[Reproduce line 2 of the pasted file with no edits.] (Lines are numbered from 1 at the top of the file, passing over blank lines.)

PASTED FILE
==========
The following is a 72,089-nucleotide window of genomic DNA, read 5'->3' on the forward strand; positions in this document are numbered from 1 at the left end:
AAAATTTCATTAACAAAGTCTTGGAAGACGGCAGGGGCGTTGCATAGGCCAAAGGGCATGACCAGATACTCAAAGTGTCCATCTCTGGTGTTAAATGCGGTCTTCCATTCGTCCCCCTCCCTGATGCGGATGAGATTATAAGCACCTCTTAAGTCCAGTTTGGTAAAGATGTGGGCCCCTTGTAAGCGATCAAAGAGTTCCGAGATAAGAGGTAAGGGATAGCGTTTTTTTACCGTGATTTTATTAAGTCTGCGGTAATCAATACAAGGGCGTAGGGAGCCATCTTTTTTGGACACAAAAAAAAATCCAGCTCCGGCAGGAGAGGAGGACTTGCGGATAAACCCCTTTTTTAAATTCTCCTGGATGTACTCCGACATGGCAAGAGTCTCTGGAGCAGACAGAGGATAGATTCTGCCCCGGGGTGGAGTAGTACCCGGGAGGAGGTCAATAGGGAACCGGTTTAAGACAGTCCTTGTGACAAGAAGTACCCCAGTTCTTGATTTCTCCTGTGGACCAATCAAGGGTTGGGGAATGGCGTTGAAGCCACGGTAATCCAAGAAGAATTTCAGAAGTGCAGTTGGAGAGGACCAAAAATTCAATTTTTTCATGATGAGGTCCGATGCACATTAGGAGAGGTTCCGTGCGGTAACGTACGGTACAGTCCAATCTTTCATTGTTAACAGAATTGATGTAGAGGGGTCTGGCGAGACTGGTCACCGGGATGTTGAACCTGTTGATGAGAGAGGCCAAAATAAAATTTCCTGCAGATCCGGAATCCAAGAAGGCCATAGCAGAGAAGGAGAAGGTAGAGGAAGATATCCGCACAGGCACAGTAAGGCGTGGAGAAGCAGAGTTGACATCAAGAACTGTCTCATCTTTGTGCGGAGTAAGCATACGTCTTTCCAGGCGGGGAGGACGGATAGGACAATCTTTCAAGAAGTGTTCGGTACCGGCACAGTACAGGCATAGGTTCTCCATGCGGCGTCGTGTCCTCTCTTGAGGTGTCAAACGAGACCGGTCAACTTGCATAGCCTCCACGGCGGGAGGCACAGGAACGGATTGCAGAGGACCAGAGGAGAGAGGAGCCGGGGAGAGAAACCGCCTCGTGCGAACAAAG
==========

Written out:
AAAATTTCATTAACAAAGTCTTGGAAGACGGCAGGGGCGTTGCATAGGCCAAAGGGCATGACCAGATACTCAAAGTGTCCATCTCTGGTGTTAAATGCGGTCTTCCATTCGTCCCCCTCCCTGATGCGGATGAGATTATAAGCACCTCTTAAGTCCAGTTTGGTAAAGATGTGGGCCCCTTGTAAGCGATCAAAGAGTTCCGAGATAAGAGGTAAGGGATAGCGTTTTTTTACCGTGATTTTATTAAGTCTGCGGTAATCAATACAAGGGCGTAGGGAGCCATCTTTTTTGGACACAAAAAAAAATCCAGCTCCGGCAGGAGAGGAGGACTTGCGGATAAACCCCTTTTTTAAATTCTCCTGGATGTACTCCGACATGGCAAGAGTCTCTGGAGCAGACAGAGGATAGATTCTGCCCCGGGGTGGAGTAGTACCCGGGAGGAGGTCAATAGGGAACCGGTTTAAGACAGTCCTTGTGACAAGAAGTACCCCAGTTCTTGATTTCTCCTGTGGACCAATCAAGGGTTGGGGAATGGCGTTGAAGCCACGGTAATCCAAGAAGAATTTCAGAAGTGCAGTTGGAGAGGACCAAAAATTCAATTTTTTCATGATGAGGTCCGATGCACATTAGGAGAGGTTCCGTGCGGTAACGTACGGTACAGTCCAATCTTTCATTGTTAACAGAATTGATGTAGAGGGGTCTGGCGAGACTGGTCACCGGGATGTTGAACCTGTTGATGAGAGAGGCCAAAATAAAATTTCCTGCAGATCCGGAATCCAAGAAGGCCATAGCAGAGAAGGAGAAGGTAGAGGAAGATATCCGCACAGGCACAGTAAGGCGTGGAGAAGCAGAGTTGACATCAAGAACTGTCTCATCTTTGTGCGGAGTAAGCATACGTCTTTCCAGGCGGGGAGGACGGATAGGACAATCTTTCAAGAAGTGTTCGGTACCGGCACAGTACAGGCATAGGTTCTCCATGCGGCGTCGTGTCCTCTCTTGAGGTGTCAAACGAGACCGGTCAACTTGCATAGCCTCCACGGCGGGAGGCACAGGAACGGATTGCAGAGGACCAGAGGAGAGAGGAGCCGGGGAGAGAAACCGCCTCGTGCGAACAAAG